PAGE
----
Infoscience

Poster

Modelling migration and dissolution of mineral particles in saturated porous media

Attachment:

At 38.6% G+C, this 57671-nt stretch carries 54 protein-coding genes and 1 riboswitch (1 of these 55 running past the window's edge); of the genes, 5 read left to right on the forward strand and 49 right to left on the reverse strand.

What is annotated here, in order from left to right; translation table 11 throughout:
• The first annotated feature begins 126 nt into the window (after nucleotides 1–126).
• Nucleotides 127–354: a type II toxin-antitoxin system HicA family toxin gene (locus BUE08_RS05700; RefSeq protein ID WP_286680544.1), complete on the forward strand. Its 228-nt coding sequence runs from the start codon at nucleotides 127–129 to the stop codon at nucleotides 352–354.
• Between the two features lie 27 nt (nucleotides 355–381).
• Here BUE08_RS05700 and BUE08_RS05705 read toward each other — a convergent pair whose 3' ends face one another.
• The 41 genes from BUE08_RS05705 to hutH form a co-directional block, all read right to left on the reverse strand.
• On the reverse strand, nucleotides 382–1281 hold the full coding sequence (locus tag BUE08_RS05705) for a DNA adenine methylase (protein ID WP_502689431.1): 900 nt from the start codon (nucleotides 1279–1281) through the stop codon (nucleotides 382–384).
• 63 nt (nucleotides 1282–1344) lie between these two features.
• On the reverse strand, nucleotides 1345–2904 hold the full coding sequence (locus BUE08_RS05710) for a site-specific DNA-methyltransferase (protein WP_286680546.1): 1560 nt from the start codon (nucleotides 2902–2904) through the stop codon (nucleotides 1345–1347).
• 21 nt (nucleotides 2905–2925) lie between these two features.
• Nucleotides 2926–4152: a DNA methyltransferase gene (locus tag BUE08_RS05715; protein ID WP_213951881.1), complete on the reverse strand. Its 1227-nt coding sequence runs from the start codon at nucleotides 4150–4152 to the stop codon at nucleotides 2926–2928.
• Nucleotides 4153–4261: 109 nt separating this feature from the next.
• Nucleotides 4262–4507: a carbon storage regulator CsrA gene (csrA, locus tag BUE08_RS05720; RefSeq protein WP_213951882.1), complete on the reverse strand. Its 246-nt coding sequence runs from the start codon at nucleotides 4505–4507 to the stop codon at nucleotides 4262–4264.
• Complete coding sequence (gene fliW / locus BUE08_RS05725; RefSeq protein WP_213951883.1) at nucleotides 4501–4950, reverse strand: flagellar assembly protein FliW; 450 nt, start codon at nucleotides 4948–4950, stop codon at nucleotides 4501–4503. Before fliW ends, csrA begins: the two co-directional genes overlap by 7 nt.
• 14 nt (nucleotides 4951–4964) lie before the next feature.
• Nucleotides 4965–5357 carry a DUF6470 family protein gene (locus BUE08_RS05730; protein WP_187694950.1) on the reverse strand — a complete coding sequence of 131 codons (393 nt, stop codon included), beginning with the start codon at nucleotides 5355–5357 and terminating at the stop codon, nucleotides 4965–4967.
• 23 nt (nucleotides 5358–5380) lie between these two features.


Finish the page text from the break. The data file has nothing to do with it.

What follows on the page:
Understanding and predicting the fate in soils and other porous media of solid mineral particles with grain diameters in the micrometer range is important in a number of environmental and civil engineering applications, including subsurface hydrology, wastewater treatment and oil/gas production. In this context, deep-bed filtration theory is commonly applied to model particle detachment and deposition. Most existing models however neglect some processes that can modify groundwater flow patterns, particle concentration and attachment/detachment coefficients. The aim of this work was to develop a mechanistic model to study the transport and mobilization/immobilization of mineral particles in saturated porous media. The model accounts for particle advection and dispersion, deep-bed filtration, porosity and hydraulic conductivity changes associated with deposition and mobilization, and for particle dissolution. In addition, the deep-bed filtration coefficients vary with the characteristics and composition of the pore-solution, ionic strength and pH in particular. The groundwater flow and reactive transport simulator PHAST was used to implement the model. Measurements from a variety of deep-bed filtration and mineral dissolution experiments were used to calibrate and validate the model. A satisfactory comparison was found in most situations. A sensitivity analysis was subsequently performed to identify the conditions in which some of the processes (such as hydraulic conductivity changes and particle dissolution) can be neglected and therefore less sophisticated numerical tools can be used.

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